Boris Johnson knowingly misled parliament over partygate, privileges committee finds


A parliamentary inquiry has concluded that Boris Johnson knowingly misled parliament multiple times with his statements about parties in Downing Street that breached COVID rules.

The privileges committee of MPs found Mr Johnson’s breaches serious enough to recommend a suspension of 90 days, if he were still an MP – far exceeding the period needed to trigger a recall petition and possible by-election.

The committee also said Mr Johnson should not be entitled to a former member’s pass in parliament.

In the highly anticipated report, published this morning, the committee found that Mr Johnson:

• Misled the house on multiple occasions

• Committed further contempt in his conduct last week by impugning the committee, thereby undermining the democratic process of the House

• Was complicit in the campaign of abuse and attempted intimidation of the committee

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“We have concluded above that in deliberately misleading the House Mr Johnson committed a serious contempt,” the MPs said.

“The contempt was all the more serious because it was committed by the prime minister, the most senior member of the government.

“There is no precedent for a prime minister having been found to have deliberately misled the House.”

They continued: “He misled the House on an issue of the greatest importance to the House and to the public, and did so repeatedly.

“He declined our invitation to reconsider his assertions that what he said to the House was truthful. His defence to the allegation that he misled was an ex post facto justification and no more than an artifice. He misled the committee in the presentation of his evidence.”

The former prime minister has been under investigation by the Commons privileges committee since last June, after an investigation by police and then senior civil servant Sue Gray confirmed a series of gatherings had taken place in Downing Street during lockdowns.

The cross-party committee, led by Labour MP Harriet Harman, has been assessing whether Mr Johnson misled parliament – either recklessly or deliberately – with his statements claiming all COVID rules and guidance were followed by Number 10.

The publication of the report comes after Mr Johnson dramatically quit as an MP on Friday after receiving its draft findings.

He launched a blistering attack on the committee in his resignation statement, accusing it of “egregious bias” and claiming its MPs were determined to “drive me out of Parliament”.

His lawyers submitted a response to the privileges committee at 11.57 on Monday night, prompting a delay to the expected publication of the report.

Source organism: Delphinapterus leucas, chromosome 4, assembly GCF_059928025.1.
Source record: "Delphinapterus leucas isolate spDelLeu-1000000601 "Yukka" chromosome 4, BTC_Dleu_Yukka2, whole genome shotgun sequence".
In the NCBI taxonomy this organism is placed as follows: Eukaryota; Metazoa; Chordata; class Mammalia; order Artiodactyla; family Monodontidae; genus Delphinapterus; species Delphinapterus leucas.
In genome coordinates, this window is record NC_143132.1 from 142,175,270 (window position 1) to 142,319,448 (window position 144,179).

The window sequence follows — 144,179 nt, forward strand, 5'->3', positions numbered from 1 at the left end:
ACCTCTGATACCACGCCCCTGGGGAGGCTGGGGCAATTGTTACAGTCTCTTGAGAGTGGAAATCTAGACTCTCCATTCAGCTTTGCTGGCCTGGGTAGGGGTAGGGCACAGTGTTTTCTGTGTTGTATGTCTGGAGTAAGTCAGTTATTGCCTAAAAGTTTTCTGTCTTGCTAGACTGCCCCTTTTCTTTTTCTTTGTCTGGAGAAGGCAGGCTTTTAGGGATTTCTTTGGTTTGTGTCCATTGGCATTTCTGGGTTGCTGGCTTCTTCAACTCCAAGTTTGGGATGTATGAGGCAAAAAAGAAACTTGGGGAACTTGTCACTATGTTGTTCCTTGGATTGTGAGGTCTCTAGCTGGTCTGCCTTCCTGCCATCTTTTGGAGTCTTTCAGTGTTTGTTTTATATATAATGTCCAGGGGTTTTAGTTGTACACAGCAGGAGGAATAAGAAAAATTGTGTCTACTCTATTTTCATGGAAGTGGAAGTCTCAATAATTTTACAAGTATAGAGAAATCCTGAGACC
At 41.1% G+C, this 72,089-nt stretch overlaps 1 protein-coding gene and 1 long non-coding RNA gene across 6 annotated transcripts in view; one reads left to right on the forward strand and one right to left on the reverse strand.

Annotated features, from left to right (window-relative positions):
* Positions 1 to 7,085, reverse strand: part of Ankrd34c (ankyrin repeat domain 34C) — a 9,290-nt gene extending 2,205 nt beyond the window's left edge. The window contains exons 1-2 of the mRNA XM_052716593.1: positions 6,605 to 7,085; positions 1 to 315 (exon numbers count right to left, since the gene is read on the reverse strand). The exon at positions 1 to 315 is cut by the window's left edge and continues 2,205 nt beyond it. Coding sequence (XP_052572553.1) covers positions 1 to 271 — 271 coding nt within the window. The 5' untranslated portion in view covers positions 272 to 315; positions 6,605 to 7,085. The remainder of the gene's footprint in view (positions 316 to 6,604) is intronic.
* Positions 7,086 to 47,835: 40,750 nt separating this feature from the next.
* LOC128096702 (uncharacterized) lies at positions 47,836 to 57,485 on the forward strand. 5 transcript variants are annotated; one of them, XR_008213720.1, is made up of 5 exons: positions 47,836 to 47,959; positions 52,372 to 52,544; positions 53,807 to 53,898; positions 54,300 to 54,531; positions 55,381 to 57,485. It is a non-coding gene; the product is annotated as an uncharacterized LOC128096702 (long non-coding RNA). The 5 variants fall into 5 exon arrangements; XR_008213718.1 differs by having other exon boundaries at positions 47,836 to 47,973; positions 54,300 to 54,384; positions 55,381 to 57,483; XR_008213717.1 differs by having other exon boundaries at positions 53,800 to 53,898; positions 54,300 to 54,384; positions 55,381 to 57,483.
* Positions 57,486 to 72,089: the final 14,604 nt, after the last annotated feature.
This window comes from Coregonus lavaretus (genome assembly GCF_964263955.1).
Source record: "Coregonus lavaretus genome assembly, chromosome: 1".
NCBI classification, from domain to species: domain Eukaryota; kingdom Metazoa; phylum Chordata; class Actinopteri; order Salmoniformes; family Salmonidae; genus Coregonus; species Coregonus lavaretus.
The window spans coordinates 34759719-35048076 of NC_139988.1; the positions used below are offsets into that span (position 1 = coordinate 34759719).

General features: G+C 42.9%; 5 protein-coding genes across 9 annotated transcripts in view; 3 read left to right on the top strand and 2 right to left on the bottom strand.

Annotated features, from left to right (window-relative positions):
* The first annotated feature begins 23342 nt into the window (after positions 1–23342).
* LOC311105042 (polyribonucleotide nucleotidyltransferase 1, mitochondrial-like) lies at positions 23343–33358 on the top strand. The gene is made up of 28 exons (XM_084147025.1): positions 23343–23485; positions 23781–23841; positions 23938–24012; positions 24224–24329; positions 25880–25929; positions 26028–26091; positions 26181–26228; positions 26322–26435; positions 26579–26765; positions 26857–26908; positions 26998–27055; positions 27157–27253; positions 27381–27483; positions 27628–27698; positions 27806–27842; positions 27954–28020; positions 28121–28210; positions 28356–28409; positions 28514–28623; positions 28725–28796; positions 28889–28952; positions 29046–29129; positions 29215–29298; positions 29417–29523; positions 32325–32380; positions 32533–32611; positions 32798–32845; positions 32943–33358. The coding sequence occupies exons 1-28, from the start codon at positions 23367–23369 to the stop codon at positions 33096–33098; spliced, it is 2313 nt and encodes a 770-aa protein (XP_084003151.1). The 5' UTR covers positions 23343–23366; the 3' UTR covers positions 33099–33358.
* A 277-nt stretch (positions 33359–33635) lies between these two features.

In a statement on Tuesday, Mr Johnson criticised the delay and dismissed the committee’s findings, saying: “The Privileges Committee should publish their report and let the world judge their nonsense.

“They have no excuse for delay. Their absurdly unfair rules do not even allow any criticism of their findings. I have made my views clear to the committee in writing – and will do so more widely when they finally publish.”

In a last-ditch attempt to disparage the Tory-majority panel on the eve of publication, he called for its most senior Conservative member to resign.

He accused Sir Bernard Jenkin of “monstrous hypocrisy” after the Guido Fawkes website reported the MP had gone to a drinks party in Parliament held by Commons Deputy Speaker Dame Eleanor while COVID restrictions were in place in 2020.

But Mr Johnson was accused of attempting to distract from the report’s findings by opposition MPs, while a source close to the committee reportedly dismissed the intervention as “desperate stuff”.

Sir Bernard has been contacted while a representative for Dame Eleanor declined to comment.

The committee has collected evidence, including WhatsApp messages, emails and photos, from those understood to have been at the parties and those with knowledge of them.

Ahead of being questioned by the committee in March, Mr Johnson accepted he misled parliament but insisted his statements were made “in good faith”.

In his 52 pages of written evidence, provided before his oral session, he said it was “unprecedented and absurd” to claim that relying on assurances from “trusted advisers” was “in some way reckless”.

He also said while he personally attended five of the events considered by the committee, he “honestly believed that these events were lawful work gatherings”.

In an interim report published in early March, the committee said the evidence strongly suggested breaches of coronavirus rules in No 10 would have been “obvious” to Mr Johnson.

The committee said it had identified at least four occasions where Mr Johnson may have misled MPs, including when he told parliament in December 2021 that no rules or guidance were broken – when subsequent investigations by Ms Gray and the Metropolitan Police found otherwise.

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